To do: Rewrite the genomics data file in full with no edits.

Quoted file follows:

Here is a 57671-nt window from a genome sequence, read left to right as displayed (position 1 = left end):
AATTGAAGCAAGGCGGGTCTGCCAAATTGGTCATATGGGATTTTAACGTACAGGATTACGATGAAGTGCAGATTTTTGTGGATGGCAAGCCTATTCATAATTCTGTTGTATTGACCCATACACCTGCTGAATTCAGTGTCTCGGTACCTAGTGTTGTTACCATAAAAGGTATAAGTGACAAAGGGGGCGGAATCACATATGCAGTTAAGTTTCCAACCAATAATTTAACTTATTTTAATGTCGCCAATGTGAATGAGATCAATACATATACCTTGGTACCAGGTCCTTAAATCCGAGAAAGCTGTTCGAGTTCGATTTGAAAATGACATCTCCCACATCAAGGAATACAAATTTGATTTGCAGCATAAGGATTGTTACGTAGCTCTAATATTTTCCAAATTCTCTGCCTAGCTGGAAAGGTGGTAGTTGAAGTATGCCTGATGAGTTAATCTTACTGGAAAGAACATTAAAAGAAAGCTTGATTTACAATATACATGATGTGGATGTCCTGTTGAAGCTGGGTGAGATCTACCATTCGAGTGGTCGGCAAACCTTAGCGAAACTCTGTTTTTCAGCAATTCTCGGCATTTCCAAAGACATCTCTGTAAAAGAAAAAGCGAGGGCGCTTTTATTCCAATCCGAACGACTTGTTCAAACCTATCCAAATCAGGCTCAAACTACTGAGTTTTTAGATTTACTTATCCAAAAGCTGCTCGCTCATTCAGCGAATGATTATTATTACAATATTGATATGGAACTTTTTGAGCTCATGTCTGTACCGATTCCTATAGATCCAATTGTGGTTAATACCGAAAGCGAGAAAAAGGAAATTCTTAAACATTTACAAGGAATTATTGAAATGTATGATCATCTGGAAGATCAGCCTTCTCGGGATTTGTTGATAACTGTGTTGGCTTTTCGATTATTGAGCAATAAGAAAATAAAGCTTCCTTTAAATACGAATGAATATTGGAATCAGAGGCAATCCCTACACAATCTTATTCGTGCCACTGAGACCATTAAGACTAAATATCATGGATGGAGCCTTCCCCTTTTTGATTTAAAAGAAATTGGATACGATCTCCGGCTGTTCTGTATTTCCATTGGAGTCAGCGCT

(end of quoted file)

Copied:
Here is a 57671-nt window from a genome sequence, read left to right as displayed (position 1 = left end):
AATTGAAGCAAGGCGGGTCTGCCAAATTGGTCATATGGGATTTTAACGTACAGGATTACGATGAAGTGCAGATTTTTGTGGATGGCAAGCCTATTCATAATTCTGTTGTATTGACCCATACACCTGCTGAATTCAGTGTCTCGGTACCTAGTGTTGTTACCATAAAAGGTATAAGTGACAAAGGGGGCGGAATCACATATGCAGTTAAGTTTCCAACCAATAATTTAACTTATTTTAATGTCGCCAATGTGAATGAGATCAATACATATACCTTGGTACCAGGTCCTTAAATCCGAGAAAGCTGTTCGAGTTCGATTTGAAAATGACATCTCCCACATCAAGGAATACAAATTTGATTTGCAGCATAAGGATTGTTACGTAGCTCTAATATTTTCCAAATTCTCTGCCTAGCTGGAAAGGTGGTAGTTGAAGTATGCCTGATGAGTTAATCTTACTGGAAAGAACATTAAAAGAAAGCTTGATTTACAATATACATGATGTGGATGTCCTGTTGAAGCTGGGTGAGATCTACCATTCGAGTGGTCGGCAAACCTTAGCGAAACTCTGTTTTTCAGCAATTCTCGGCATTTCCAAAGACATCTCTGTAAAAGAAAAAGCGAGGGCGCTTTTATTCCAATCCGAACGACTTGTTCAAACCTATCCAAATCAGGCTCAAACTACTGAGTTTTTAGATTTACTTATCCAAAAGCTGCTCGCTCATTCAGCGAATGATTATTATTACAATATTGATATGGAACTTTTTGAGCTCATGTCTGTACCGATTCCTATAGATCCAATTGTGGTTAATACCGAAAGCGAGAAAAAGGAAATTCTTAAACATTTACAAGGAATTATTGAAATGTATGATCATCTGGAAGATCAGCCTTCTCGGGATTTGTTGATAACTGTGTTGGCTTTTCGATTATTGAGCAATAAGAAAATAAAGCTTCCTTTAAATACGAATGAATATTGGAATCAGAGGCAATCCCTACACAATCTTATTCGTGCCACTGAGACCATTAAGACTAAATATCATGGATGGAGCCTTCCCCTTTTTGATTTAAAAGAAATTGGATACGATCTCCGGCTGTTCTGTATTTCCATTGGAGTCAGCGCT